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child's play
horton hears a *&$%!
by beth clement
2.25.08
film

My Entertainment Weekly reading self is concerned about a movie coming out in mid-March. It should be known that I am a fan of movies of all types from kiddie fare to adult horror. The movie is billed as the former but may receive the same reaction as the latter.

The reason for all the objections to the film may come from the fact that I work with four and five year olds on a daily basis. I have pre-viewed many children’s films and have made many children cry when they come to me with a movie from home that I refuse to show. I have also had to call home on some occasions to ask parents how they managed to get certain “home films” that most adults try to hide from the world (or pirate on the internet).

The movie I am talking about is Horton Hears a Who with the voices of Jim Carrey and Steve Carell. Those of you who have seen Jim Carrey in the live action How The Grinch Stole Christmas, can tell in which direction this article is going. I have no problem with Steve Carell, his speedy squirrel in Over The Hedge made me laugh without wincing. However, when I saw Grinch there were more than enough times when I looked at the audience and wished I could give them the animated movie and send them home. I should have known what was to come with the opening “key party” scene but I stayed and witnessed all the sexual innuendoes that made me look around at the audience and want to hide.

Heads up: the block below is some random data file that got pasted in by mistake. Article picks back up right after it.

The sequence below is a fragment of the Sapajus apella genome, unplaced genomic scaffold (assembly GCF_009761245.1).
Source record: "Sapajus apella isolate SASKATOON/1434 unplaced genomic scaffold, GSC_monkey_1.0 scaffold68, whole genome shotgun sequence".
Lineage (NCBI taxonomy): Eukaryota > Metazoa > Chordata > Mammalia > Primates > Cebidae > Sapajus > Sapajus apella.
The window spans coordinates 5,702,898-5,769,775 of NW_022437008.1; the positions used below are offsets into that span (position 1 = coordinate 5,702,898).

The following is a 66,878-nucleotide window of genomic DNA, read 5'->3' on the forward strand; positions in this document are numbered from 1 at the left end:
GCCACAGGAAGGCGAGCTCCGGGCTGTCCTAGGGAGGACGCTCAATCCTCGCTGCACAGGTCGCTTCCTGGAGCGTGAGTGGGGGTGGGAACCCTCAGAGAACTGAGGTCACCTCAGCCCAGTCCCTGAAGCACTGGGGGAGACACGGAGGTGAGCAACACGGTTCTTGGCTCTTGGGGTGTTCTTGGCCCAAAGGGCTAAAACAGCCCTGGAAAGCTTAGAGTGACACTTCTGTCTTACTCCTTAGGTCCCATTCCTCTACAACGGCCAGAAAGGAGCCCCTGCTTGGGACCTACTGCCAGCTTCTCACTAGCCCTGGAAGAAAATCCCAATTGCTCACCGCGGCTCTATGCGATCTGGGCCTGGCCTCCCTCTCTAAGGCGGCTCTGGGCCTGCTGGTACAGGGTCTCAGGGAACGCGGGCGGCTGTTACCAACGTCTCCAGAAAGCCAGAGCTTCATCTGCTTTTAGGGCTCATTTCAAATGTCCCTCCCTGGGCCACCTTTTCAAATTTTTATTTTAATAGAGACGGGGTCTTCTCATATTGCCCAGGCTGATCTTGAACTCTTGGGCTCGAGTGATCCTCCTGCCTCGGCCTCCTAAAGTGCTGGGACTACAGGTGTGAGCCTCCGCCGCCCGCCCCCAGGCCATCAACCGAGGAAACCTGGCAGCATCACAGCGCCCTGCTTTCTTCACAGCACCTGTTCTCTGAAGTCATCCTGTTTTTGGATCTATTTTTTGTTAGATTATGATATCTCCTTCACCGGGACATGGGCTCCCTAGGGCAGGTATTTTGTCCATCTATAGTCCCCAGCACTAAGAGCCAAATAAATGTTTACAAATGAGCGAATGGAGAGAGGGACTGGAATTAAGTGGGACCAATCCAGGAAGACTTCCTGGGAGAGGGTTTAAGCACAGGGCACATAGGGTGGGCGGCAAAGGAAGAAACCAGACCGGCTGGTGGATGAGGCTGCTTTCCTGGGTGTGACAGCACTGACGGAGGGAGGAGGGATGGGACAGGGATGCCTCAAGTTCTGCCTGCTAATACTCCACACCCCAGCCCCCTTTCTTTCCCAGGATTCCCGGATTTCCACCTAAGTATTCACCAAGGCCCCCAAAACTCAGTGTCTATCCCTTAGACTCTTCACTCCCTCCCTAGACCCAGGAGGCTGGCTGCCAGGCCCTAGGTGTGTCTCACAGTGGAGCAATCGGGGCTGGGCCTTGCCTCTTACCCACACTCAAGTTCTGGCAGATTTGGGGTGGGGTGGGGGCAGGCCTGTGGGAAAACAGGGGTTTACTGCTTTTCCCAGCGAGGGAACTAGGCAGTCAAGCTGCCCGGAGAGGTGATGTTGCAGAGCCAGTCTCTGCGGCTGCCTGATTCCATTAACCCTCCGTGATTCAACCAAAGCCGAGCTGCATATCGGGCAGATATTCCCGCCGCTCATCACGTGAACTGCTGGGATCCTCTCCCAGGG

If Grinch was the only Dr. Seuss movie that was produced that way I could attribute it to an error in judgment, but there’s another. The Cat In The Hat, presumably a follow-up to Grinch, was so bad that it didn’t even get the good reviews that Grinch got. Although, Cat does receive the “worst pop-culture reference” award with the appearance of Paris Hilton.

There is however, a possibility that this movie will be different. The executive producer is Audrey Geisel, Theodor Geisel’s (aka Dr. Seuss’) widow. Hopefully this movie is for kids and not masquerading as a kid/ adult movie. We all like to disappear from the world, if only for a short time where we can be entertained as kids, not adults who need winking references and innuendoes. That’s why Theodor Geisel’s books are still bought and enjoyed by adults and children alike.


ABOUT BETH CLEMENT

An early childhood teacher with many roles and even more opinions!

more about beth clement




COMMENTS

lucy lediaev
2.25.08 @ 5:04p

I don't know how any film can do justice to the faithful Horton. I have read both Horton books to children of all ages, and I, too, cringe that it might be adulterated in the same way as Grinch and Cat. Only time will tell. Let's hope Mrs. Geisel was able to hold her own against evil influences.

joe procopio
2.27.08 @ 2:33p

Commericals look horrible.

russ carr
2.27.08 @ 3:38p

As I recall, there was a cartoon version of "Horton Hatches the Egg"; do I misremember?

Monday is "Dr. Seuss Day" at my son's school, and each room is decorating their door to the theme of one of his books. For Brendan's class, they've picked "Hooper Humperdink...? Not Him!" which is one of the few Seuss books I haven't read... because it was originally published under Theodore Geisel's OTHER nom de plume, Theo LeSieg... and so didn't get the spotlight of the other "Dr. Seuss" books.

Now, of course, I want to get my hands on a copy and see what I missed.



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